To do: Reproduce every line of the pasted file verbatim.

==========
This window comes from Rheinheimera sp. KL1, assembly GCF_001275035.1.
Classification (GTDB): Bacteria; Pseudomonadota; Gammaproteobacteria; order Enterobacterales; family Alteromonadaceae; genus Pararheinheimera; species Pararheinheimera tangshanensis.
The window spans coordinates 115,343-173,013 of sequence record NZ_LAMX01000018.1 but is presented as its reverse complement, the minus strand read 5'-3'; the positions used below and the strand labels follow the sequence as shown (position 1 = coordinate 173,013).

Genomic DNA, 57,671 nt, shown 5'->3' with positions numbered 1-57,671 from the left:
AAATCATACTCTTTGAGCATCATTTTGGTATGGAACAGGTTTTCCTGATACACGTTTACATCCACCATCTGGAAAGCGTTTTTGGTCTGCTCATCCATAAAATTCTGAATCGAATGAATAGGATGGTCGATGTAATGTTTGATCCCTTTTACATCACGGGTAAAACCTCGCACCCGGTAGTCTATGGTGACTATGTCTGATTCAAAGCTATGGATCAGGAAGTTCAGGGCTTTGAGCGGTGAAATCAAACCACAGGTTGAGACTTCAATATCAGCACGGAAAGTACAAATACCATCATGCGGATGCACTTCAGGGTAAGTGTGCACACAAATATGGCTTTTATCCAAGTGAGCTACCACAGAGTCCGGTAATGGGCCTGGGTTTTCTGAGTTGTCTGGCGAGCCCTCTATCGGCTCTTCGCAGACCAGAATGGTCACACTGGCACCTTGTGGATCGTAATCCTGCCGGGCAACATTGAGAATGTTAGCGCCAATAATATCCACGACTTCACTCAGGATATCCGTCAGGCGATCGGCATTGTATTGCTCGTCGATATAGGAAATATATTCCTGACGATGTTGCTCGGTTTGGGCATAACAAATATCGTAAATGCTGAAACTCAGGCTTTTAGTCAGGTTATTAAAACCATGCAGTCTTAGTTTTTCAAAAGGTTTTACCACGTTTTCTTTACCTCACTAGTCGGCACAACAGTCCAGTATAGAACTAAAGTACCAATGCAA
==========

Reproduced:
This window comes from Rheinheimera sp. KL1, assembly GCF_001275035.1.
Classification (GTDB): Bacteria; Pseudomonadota; Gammaproteobacteria; order Enterobacterales; family Alteromonadaceae; genus Pararheinheimera; species Pararheinheimera tangshanensis.
The window spans coordinates 115,343-173,013 of sequence record NZ_LAMX01000018.1 but is presented as its reverse complement, the minus strand read 5'-3'; the positions used below and the strand labels follow the sequence as shown (position 1 = coordinate 173,013).

Genomic DNA, 57,671 nt, shown 5'->3' with positions numbered 1-57,671 from the left:
AAATCATACTCTTTGAGCATCATTTTGGTATGGAACAGGTTTTCCTGATACACGTTTACATCCACCATCTGGAAAGCGTTTTTGGTCTGCTCATCCATAAAATTCTGAATCGAATGAATAGGATGGTCGATGTAATGTTTGATCCCTTTTACATCACGGGTAAAACCTCGCACCCGGTAGTCTATGGTGACTATGTCTGATTCAAAGCTATGGATCAGGAAGTTCAGGGCTTTGAGCGGTGAAATCAAACCACAGGTTGAGACTTCAATATCAGCACGGAAAGTACAAATACCATCATGCGGATGCACTTCAGGGTAAGTGTGCACACAAATATGGCTTTTATCCAAGTGAGCTACCACAGAGTCCGGTAATGGGCCTGGGTTTTCTGAGTTGTCTGGCGAGCCCTCTATCGGCTCTTCGCAGACCAGAATGGTCACACTGGCACCTTGTGGATCGTAATCCTGCCGGGCAACATTGAGAATGTTAGCGCCAATAATATCCACGACTTCACTCAGGATATCCGTCAGGCGATCGGCATTGTATTGCTCGTCGATATAGGAAATATATTCCTGACGATGTTGCTCGGTTTGGGCATAACAAATATCGTAAATGCTGAAACTCAGGCTTTTAGTCAGGTTATTAAAACCATGCAGTCTTAGTTTTTCAAAAGGTTTTACCACGTTTTCTTTACCTCACTAGTCGGCACAACAGTCCAGTATAGAACTAAAGTACCAATGCAA